Q&A: How to cut back after spending a windfall

Dear Liz: I inherited a substantial amount of money when a relative died. I put most of it in retirement funds, but as a few stray accounts were found, sometimes I just deposited them in my bank account and lived comfortably on $1,000 to $2,000 over my normal income. I have no debt, but I’ve grown accustomed to this extra cash. What’s the best way to reel back into a lifestyle I can afford on my $62,000 annual salary?

Answer: Those windfalls represented a substantial increase to your regular income, so cutting back may be painful. It’s so much easier to ramp up our lifestyles than to crank them back.

Start by tracking your spending. Once you understand your patterns, you can figure out where to cut back.

Don’t automatically assume that the luxuries you were able to buy with the extra money are now off limits. If you traveled more and enjoyed it, for example, that should still have a place in your budget. You could cut elsewhere to make sure travel is part of your life. If some of your spending didn’t bring you much joy, though, pay attention to that as well. You may have started eating out more only to find your health suffered, or you didn’t enjoy it that much, and you’d be fine doing that less often.

Your goal with any spending plan should be identifying which expenditures are important to you and which aren’t — then reducing the latter so you can have more of the former.

Q&A: More reasons why adding an adult child to a deed is a bad idea

Dear Liz: I’m an estate planning attorney and I agree with your warning to the couple who wanted to add their daughter to their house deed to avoid probate.

The daughter’s share of the home would lose the step-up in tax basis she would get if she inherited instead, plus there are several other issues. What if the daughter gets sued or has creditor problems? The house could be at risk.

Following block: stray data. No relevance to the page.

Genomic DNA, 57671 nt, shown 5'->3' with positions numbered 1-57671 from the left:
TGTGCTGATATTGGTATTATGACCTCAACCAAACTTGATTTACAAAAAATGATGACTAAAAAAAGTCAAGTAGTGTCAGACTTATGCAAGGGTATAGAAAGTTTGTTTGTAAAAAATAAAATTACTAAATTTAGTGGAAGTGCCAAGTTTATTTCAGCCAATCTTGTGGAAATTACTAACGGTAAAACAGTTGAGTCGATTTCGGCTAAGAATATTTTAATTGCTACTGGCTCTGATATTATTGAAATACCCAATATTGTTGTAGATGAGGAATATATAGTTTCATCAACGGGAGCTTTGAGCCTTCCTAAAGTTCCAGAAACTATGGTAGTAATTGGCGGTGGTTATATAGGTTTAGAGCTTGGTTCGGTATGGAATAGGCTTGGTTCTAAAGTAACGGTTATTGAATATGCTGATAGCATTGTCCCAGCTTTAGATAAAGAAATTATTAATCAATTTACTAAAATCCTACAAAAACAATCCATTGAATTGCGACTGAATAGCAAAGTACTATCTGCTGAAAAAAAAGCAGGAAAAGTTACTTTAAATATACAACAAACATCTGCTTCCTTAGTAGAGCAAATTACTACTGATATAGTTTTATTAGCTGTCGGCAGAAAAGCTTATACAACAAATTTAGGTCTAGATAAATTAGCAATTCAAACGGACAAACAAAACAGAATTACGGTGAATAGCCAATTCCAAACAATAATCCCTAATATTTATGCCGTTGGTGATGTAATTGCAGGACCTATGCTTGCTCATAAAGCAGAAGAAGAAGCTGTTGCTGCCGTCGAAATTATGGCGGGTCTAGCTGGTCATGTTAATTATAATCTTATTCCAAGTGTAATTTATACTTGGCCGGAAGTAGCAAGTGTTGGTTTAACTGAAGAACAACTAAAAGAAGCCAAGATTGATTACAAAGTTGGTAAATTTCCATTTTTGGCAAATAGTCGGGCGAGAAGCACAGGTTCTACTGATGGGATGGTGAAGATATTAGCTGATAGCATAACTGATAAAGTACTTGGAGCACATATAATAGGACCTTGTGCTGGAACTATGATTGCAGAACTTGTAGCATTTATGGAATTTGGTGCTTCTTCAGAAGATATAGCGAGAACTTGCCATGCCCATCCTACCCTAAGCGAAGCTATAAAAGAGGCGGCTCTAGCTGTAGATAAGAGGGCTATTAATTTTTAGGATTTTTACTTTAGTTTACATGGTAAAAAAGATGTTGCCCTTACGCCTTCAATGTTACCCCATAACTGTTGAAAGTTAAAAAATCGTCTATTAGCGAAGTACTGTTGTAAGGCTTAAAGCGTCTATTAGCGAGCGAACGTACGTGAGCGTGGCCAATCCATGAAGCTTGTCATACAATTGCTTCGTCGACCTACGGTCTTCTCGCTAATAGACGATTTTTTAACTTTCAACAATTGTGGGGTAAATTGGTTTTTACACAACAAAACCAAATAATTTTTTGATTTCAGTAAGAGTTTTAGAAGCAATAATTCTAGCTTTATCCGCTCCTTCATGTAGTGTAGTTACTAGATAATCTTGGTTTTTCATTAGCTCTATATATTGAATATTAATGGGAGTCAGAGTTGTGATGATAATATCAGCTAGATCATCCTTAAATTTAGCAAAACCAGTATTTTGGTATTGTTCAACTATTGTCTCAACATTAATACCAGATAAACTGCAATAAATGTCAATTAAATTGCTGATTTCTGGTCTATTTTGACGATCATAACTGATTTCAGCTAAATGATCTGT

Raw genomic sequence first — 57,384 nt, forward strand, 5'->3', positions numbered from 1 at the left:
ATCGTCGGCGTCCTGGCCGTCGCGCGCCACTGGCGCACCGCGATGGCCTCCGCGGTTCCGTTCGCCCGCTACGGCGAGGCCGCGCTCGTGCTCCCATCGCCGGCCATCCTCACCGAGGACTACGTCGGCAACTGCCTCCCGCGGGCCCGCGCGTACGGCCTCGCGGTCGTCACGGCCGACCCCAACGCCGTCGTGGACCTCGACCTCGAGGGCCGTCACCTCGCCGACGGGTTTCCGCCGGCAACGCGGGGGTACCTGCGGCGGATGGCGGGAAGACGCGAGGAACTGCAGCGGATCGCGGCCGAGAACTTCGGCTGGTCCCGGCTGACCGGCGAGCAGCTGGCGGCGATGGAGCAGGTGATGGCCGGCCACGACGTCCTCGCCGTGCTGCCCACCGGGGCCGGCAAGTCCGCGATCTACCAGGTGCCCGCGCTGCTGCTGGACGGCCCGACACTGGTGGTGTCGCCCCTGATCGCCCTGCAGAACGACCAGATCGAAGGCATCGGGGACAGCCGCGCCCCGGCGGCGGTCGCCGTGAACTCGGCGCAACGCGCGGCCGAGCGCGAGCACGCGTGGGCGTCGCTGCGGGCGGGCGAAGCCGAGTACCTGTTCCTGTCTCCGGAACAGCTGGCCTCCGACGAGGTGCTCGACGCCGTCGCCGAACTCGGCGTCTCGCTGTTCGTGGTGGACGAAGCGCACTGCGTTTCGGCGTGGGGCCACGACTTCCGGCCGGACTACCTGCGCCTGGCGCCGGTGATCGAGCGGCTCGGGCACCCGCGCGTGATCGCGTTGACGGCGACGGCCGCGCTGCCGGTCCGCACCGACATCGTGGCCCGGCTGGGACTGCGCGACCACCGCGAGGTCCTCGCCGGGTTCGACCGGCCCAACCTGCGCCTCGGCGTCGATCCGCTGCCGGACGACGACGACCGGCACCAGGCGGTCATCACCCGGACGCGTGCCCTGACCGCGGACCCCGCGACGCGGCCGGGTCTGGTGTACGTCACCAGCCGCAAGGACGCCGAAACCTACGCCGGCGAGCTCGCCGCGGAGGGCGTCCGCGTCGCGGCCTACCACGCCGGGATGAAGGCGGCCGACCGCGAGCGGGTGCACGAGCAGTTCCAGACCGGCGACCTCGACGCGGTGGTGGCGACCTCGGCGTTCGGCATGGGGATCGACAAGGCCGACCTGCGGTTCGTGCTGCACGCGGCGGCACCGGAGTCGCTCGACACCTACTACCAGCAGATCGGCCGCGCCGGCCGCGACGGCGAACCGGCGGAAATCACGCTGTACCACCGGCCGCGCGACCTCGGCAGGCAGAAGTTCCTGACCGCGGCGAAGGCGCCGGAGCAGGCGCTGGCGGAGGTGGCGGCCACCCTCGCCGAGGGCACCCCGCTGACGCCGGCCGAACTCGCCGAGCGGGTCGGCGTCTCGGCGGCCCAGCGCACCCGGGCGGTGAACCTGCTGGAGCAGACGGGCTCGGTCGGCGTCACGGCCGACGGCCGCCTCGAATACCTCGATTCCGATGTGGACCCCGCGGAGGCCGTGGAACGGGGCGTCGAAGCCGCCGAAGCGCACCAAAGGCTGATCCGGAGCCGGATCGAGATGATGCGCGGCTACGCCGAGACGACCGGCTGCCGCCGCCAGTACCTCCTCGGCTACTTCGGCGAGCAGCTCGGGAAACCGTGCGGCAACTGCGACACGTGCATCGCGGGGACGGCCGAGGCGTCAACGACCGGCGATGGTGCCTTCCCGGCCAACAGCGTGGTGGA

The parents also may not have thought through what might happen if the daughter marries, divorces or dies before they do. A living trust would cost some money to set up but would avoid these problems.

Answer: A revocable transfer-on-death deed is another option for avoiding probate, but a living trust is a more all-encompassing solution that also can help the daughter or another trusted person take over in case of incapacity.

In any case, they should consult an estate planning attorney, who has a far better understanding of what can go wrong after a death and how to prevent those worst-case scenarios.

Q&A: Figuring out capital gains when an inherited house is sold

Dear Liz: I’ve have been following your responses related to the tax exemption on home sales. I understand that up to $250,000 per person of home sale profit is exempt from capital gains taxes and that married couples are entitled to exempt up to $500,000.

My spouse and her two siblings inherited a home from their parents. My father-in-law passed away four years ago, and my mother-in-law died last year. My wife was assigned as executor of their living trust. Who is entitled to take the tax exemption of the proceeds from the sale of the house? My wife? All three siblings? All of the above and their spouses?